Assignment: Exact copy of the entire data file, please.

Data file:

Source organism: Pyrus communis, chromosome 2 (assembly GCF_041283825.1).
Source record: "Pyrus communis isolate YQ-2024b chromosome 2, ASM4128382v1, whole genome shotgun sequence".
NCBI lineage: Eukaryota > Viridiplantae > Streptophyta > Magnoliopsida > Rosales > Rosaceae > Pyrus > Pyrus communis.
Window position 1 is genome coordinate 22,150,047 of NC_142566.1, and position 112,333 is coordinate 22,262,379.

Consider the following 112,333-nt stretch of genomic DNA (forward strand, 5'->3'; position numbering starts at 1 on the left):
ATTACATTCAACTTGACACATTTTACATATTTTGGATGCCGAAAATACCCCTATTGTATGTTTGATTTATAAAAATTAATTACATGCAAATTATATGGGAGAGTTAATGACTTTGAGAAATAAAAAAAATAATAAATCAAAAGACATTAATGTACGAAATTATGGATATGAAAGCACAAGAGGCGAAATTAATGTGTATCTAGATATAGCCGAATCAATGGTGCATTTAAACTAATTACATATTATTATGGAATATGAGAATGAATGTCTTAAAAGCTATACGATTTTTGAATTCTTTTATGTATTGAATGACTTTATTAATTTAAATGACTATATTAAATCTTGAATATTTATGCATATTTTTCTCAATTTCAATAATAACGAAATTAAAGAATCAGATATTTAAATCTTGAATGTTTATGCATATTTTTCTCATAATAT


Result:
Source organism: Pyrus communis, chromosome 2 (assembly GCF_041283825.1).
Source record: "Pyrus communis isolate YQ-2024b chromosome 2, ASM4128382v1, whole genome shotgun sequence".
NCBI lineage: Eukaryota > Viridiplantae > Streptophyta > Magnoliopsida > Rosales > Rosaceae > Pyrus > Pyrus communis.
Window position 1 is genome coordinate 22,150,047 of NC_142566.1, and position 112,333 is coordinate 22,262,379.

Consider the following 112,333-nt stretch of genomic DNA (forward strand, 5'->3'; position numbering starts at 1 on the left):
ATTACATTCAACTTGACACATTTTACATATTTTGGATGCCGAAAATACCCCTATTGTATGTTTGATTTATAAAAATTAATTACATGCAAATTATATGGGAGAGTTAATGACTTTGAGAAATAAAAAAAATAATAAATCAAAAGACATTAATGTACGAAATTATGGATATGAAAGCACAAGAGGCGAAATTAATGTGTATCTAGATATAGCCGAATCAATGGTGCATTTAAACTAATTACATATTATTATGGAATATGAGAATGAATGTCTTAAAAGCTATACGATTTTTGAATTCTTTTATGTATTGAATGACTTTATTAATTTAAATGACTATATTAAATCTTGAATATTTATGCATATTTTTCTCAATTTCAATAATAACGAAATTAAAGAATCAGATATTTAAATCTTGAATGTTTATGCATATTTTTCTCATAATAT